Top tip: go to each of those chocolatier’s and ask to try some chocolate before you buy. Sometimes the choice of chocolates can be intimidating — ask staff for their favourite recommendations.
It’s time for a break from chocolate (can you ever have enough!?).
Nearby, you’ll see an antique market. Open on the weekend.
Further afield is the the lovely Notre Dame du Sablon.
Once you’ve left the church head to the nearby Boulevard de Waterloo (Belgium’s Champs Elysées) for high end shopping.
You are probably tired by now so head back to your accommodation and put your feet up. Make sure you stop off at a local beer shop. Buy one of the most famous beers in the world — Trappist Westvleteren. The beer is made by 20 monks from the Saint Sixtus abbey.
Rich caramel-like and malt flavour palette. Average cost is €12 per bottle. An alternative to this beer, is the cheaper (€3–4 per bottle), ST BERNARDUS ABT 12. This beer is made in the classic style of Belgium’s Trappist Monks.
If you are hungry, I suggest going to Lotus Vert. An excellent Vietnamese restaurant.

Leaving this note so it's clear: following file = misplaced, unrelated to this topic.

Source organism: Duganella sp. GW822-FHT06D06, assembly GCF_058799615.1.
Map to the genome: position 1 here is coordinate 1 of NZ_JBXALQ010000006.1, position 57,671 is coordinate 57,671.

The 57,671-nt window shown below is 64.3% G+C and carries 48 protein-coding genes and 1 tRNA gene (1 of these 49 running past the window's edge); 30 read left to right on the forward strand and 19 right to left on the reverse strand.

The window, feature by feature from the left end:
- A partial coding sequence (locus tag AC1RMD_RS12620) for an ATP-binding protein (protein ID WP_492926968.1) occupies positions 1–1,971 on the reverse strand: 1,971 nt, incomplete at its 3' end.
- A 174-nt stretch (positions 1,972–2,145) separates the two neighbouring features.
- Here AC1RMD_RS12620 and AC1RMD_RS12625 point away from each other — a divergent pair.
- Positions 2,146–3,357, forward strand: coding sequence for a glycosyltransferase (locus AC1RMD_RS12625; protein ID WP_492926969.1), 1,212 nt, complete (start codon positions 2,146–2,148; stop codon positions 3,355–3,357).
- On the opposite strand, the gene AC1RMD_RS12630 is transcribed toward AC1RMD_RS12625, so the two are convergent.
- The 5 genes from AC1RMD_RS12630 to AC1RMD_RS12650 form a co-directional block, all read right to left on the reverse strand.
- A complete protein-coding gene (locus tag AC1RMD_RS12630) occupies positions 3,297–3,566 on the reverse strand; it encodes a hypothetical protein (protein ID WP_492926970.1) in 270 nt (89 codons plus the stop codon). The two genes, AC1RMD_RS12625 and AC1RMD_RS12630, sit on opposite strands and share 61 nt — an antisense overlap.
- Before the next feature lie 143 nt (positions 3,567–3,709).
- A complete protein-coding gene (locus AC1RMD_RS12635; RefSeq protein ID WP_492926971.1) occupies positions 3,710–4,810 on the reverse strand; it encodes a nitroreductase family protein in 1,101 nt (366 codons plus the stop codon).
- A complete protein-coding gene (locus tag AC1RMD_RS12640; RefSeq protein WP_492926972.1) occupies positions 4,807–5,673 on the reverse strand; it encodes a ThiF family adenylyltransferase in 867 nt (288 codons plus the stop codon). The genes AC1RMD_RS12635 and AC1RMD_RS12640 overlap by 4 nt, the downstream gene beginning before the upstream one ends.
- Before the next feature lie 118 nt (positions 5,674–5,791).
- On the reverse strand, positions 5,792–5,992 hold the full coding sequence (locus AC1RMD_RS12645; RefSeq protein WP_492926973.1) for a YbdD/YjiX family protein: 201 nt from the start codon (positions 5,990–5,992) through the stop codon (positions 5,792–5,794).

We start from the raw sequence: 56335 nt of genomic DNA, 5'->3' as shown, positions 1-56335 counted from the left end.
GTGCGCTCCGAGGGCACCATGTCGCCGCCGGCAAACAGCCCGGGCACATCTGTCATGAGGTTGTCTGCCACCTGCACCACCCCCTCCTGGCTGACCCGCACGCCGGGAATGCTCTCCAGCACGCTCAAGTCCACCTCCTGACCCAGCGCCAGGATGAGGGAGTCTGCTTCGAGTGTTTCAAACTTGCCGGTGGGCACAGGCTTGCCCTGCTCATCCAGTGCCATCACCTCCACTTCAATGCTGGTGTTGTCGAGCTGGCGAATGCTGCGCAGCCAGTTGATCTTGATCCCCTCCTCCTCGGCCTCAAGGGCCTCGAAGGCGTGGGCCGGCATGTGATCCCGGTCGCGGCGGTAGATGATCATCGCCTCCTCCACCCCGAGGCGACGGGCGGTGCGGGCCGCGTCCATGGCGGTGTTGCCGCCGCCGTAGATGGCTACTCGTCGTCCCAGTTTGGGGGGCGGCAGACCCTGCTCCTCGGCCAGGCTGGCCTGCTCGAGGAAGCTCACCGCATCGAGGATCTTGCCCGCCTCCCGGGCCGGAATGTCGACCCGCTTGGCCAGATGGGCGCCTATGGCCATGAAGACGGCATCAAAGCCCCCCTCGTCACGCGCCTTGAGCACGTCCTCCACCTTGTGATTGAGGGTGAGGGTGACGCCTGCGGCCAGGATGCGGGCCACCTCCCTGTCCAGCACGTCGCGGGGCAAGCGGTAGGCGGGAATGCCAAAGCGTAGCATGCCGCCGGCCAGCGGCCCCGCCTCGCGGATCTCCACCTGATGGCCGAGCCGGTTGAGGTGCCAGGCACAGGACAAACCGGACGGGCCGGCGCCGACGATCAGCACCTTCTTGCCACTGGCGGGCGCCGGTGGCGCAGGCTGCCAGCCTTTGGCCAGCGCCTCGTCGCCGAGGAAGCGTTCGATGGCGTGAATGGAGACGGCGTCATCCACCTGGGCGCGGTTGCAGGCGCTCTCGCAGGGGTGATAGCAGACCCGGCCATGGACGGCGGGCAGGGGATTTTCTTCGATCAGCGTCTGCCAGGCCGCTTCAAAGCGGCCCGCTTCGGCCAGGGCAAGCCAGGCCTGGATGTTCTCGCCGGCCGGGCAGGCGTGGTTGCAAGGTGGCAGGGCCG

End your time in Brussels by going to a classic Belgium pub — A l’Imaige Nostre-Dame. This pub is a hidden treasure in the centre of Brussels frequented by locals. If you are lucky, you may even hear a live performance (approx. 10pm if it does happen).
The pub is hidden down an alleyway.
This is how all beer should be served.
Day 4 — heading home
It’s time to go home. Head to Brussels Midi station and get the Eurostar back to London. Try and take as much chocolates and beer as possible with you (within restrictions of course)!
If you have time, check out:
T’Kelderke — Classic Belgian Restaurant
Museum of chocolate — open weekdays 2–7pm, Saturday 11am-6pm, tickets €6
Le chalet de la forêt — 2 michelin star restaurant
Belgian comic centre — open weekdays 10am-6pm, 7 euros for 25 year old, 10 euros entrance for adults
Cantillon Brewery — Entrance €7, including a beer, Open Mon-Fri 9am-5pm, Sat 10am-5pm
I hope you found my itinerary useful in planning your own trip.
Thank you for reading!